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What is Venture Capital?

By Garry Crystal
Updated Feb 18, 2024
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Venture capital is the term used when investors buy part of a company. A venture capitalist places money in a company that is high risk and has the possibility of high growth. The investment is usually for a period of five to seven years, after which, the investor will expect a return on his money either by the sale of the company or by offering to sell shares in the company to the public. There are three different types of venture capital investment: early stage, expansion, and acquisition financing.

When investing venture capital, the investor may want receive a percentage of the company’s equity and may also wish to have a position on the director’s board. An investor who agrees to place capital in a company is looking to make a healthy return, so he can demand repayment by the sale of the company, asking for his funds back or renegotiating the original deal.

Early stage financing includes seed financing, start-up financing, and first stage financing. Seed financing refers to a small amount of capital given to an entrepreneur or inventor who wants to start a business, and it may be used to build a management team, for market research or to develop a business plan. Start-up financing refers to money that is given to a business that has been operating for less than a year, so their product will not have been sold commercially yet. First stage financing is used when companies wish to expand their capital and to proceed full scale and enter the public business arena.

Another type of venture capital investment is expansion financing, which covers second and third stage financing and bridge financing. Second stage financing is an investment used to expand a company that is already on its feet. The company is trading and has growing accounts and inventories, although it may not yet be showing a profit. Third stage financing is an investment to companies that are breaking even or becoming profitable, and it is used to expand the business, often for projects like acquiring real estate or furthering in-depth product development.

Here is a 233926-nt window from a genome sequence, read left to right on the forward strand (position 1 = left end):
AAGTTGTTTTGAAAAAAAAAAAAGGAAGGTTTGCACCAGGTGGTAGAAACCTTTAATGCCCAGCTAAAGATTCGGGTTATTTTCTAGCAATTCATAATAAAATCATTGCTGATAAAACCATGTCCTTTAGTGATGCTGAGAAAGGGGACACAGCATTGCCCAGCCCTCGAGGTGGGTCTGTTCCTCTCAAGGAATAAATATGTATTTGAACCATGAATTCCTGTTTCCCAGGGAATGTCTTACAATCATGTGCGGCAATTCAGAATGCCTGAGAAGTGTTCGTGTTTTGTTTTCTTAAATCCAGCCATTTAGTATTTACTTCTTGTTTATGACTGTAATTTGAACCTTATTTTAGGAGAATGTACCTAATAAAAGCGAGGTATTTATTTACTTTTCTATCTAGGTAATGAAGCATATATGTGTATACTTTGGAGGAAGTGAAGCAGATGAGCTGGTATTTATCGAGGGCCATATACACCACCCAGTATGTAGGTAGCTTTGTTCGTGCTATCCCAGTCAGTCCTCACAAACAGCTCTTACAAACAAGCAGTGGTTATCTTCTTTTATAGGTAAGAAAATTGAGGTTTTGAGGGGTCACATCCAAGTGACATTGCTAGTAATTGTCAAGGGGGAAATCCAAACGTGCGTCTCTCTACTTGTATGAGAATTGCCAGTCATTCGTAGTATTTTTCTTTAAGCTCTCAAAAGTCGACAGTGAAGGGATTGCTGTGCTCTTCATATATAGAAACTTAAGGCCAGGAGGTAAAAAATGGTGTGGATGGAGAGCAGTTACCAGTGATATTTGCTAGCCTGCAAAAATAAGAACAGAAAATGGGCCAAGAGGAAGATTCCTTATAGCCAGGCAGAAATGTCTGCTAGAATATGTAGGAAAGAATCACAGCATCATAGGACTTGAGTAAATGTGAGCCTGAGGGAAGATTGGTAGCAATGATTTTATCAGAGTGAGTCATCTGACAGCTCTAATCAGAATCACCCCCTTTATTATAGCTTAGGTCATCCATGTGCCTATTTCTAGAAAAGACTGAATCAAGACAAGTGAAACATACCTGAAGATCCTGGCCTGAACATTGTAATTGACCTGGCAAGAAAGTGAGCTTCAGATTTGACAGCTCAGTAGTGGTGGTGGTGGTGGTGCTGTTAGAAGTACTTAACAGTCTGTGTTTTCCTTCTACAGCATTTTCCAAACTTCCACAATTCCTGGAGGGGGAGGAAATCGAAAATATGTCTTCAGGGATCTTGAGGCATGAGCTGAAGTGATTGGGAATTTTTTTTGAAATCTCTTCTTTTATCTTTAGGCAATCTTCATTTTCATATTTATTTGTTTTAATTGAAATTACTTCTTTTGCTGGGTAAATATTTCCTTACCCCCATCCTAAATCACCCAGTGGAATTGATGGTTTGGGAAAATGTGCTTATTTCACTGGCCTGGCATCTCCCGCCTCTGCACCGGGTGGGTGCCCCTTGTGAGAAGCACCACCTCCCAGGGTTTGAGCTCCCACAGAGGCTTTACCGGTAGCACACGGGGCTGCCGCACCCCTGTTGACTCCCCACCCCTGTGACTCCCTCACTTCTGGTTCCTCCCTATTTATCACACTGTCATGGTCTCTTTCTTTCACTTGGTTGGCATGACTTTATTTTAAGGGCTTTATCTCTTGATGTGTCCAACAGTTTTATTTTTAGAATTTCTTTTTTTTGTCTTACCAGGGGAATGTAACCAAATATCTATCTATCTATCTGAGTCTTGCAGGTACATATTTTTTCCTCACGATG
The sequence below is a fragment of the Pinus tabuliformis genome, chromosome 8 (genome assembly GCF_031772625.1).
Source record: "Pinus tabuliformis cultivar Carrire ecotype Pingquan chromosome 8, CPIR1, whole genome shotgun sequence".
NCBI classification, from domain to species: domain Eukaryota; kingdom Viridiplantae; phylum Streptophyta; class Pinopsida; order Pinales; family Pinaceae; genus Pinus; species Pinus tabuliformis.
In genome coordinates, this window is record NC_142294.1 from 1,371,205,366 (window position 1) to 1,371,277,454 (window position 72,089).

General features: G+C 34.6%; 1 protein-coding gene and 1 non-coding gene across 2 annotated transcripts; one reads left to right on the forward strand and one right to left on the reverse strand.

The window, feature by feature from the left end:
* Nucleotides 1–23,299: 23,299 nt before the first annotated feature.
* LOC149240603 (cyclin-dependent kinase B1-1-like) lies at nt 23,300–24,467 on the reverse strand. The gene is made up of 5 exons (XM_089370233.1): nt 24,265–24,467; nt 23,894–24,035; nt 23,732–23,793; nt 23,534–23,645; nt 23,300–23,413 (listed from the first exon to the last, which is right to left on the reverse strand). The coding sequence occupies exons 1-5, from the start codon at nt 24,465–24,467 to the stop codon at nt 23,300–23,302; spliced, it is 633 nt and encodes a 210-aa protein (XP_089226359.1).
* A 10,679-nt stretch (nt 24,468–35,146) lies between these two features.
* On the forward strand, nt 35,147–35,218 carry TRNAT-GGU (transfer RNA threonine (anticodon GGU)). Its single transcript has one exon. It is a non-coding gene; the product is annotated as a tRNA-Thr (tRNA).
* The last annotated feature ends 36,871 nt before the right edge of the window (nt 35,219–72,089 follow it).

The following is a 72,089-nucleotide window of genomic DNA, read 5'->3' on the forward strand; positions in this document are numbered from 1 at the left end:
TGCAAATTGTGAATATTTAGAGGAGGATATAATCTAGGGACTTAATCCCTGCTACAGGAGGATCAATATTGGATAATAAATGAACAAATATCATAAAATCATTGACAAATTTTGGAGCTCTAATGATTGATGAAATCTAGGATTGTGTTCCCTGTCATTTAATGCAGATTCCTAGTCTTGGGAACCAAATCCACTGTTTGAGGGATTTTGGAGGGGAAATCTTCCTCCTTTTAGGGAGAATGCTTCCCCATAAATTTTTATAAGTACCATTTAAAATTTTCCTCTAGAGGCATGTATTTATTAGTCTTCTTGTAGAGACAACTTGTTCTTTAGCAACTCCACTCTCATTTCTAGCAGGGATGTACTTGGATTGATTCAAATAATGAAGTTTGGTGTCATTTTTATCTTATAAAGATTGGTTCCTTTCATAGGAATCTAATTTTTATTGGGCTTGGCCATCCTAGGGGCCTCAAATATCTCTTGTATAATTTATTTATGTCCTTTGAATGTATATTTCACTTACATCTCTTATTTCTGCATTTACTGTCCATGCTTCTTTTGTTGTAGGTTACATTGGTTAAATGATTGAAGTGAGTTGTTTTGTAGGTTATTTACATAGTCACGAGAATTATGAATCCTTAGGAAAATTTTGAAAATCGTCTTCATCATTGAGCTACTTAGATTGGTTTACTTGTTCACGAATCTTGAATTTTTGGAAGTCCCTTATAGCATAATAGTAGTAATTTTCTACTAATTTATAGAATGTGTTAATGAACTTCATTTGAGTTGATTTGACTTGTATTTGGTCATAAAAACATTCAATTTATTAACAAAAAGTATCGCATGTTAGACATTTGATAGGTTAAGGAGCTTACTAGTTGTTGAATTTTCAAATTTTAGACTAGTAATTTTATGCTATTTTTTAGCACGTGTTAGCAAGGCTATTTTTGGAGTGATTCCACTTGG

Bridge financing covers a variety of different meanings, and it is a short term, interest-only investment. It is used when company restructuring is taking place. The money can also be used if an initial investor wants to liquidate his position and sell his stock.

Another common form is acquisition financing, in which the investment is used to acquire a percentage or the whole of another company. Venture capital can also be used by a management group to buy out another a line of products or business, regardless of their stage of development. The company they buy out can either be a private or a public company.

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Discussion Comments
By anon287349 — On Aug 25, 2012

The best way is to take a deposit from both companies and begin funding your orders.

By anon15369 — On Jul 09, 2008

If he puts in 75% of the funds you are lucky he only wants 50% back even with you doing all the work.

By anon2334 — On Jul 07, 2007

We have started a small real estate business. The investor as put in about 150 thousand into start up cost. We put in 50 thousand plus the land. The turn around time on his investment was about 1 1/2 years. Sells are going great and phase one is sold out. We are doing a 2nd stage and the investor still feels he should get 1/2 the return - the land value. There may be more stages to come as we have great interest and more lake front land available to develop. Is it a fair deal for the investor to keep getting 1/2 less the land value, are our we getting a bad deal. The value of the property is know doubled.

By wagnic — On Apr 19, 2007

we have a new patented pet product and Petco has flew up to our place and also smart pet and both companies want hundreds of thousands of these new products.

the items are pet restraints and restraint beds for safety in auto's which will be law in some states.

What is the best way to raise money with out investors wanting to own the company?

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